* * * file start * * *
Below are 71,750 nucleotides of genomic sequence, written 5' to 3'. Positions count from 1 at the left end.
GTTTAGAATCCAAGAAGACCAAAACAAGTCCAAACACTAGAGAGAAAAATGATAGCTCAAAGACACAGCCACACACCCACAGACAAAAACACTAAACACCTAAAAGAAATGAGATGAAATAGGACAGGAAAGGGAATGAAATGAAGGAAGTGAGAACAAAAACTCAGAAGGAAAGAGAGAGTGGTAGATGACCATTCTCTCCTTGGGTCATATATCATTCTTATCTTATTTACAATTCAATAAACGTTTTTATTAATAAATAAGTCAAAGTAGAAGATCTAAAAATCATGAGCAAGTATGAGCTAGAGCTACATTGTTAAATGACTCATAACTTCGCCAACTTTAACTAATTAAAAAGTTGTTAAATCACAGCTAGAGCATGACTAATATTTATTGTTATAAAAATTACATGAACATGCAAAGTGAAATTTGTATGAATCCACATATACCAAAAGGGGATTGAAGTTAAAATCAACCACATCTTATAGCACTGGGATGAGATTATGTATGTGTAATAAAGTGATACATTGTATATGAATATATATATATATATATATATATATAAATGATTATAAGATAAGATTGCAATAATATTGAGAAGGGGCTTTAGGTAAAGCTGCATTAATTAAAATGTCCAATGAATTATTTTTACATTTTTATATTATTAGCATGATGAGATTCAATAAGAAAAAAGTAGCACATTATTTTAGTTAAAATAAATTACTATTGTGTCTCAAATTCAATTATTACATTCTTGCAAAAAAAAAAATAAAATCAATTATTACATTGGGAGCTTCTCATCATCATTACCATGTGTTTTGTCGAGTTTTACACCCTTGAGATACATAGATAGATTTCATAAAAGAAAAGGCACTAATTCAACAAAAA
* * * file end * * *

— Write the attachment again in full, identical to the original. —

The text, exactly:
Below are 71,750 nucleotides of genomic sequence, written 5' to 3'. Positions count from 1 at the left end.
GTTTAGAATCCAAGAAGACCAAAACAAGTCCAAACACTAGAGAGAAAAATGATAGCTCAAAGACACAGCCACACACCCACAGACAAAAACACTAAACACCTAAAAGAAATGAGATGAAATAGGACAGGAAAGGGAATGAAATGAAGGAAGTGAGAACAAAAACTCAGAAGGAAAGAGAGAGTGGTAGATGACCATTCTCTCCTTGGGTCATATATCATTCTTATCTTATTTACAATTCAATAAACGTTTTTATTAATAAATAAGTCAAAGTAGAAGATCTAAAAATCATGAGCAAGTATGAGCTAGAGCTACATTGTTAAATGACTCATAACTTCGCCAACTTTAACTAATTAAAAAGTTGTTAAATCACAGCTAGAGCATGACTAATATTTATTGTTATAAAAATTACATGAACATGCAAAGTGAAATTTGTATGAATCCACATATACCAAAAGGGGATTGAAGTTAAAATCAACCACATCTTATAGCACTGGGATGAGATTATGTATGTGTAATAAAGTGATACATTGTATATGAATATATATATATATATATATATATATAAATGATTATAAGATAAGATTGCAATAATATTGAGAAGGGGCTTTAGGTAAAGCTGCATTAATTAAAATGTCCAATGAATTATTTTTACATTTTTATATTATTAGCATGATGAGATTCAATAAGAAAAAAGTAGCACATTATTTTAGTTAAAATAAATTACTATTGTGTCTCAAATTCAATTATTACATTCTTGCAAAAAAAAAAATAAAATCAATTATTACATTGGGAGCTTCTCATCATCATTACCATGTGTTTTGTCGAGTTTTACACCCTTGAGATACATAGATAGATTTCATAAAAGAAAAGGCACTAATTCAACAAAAA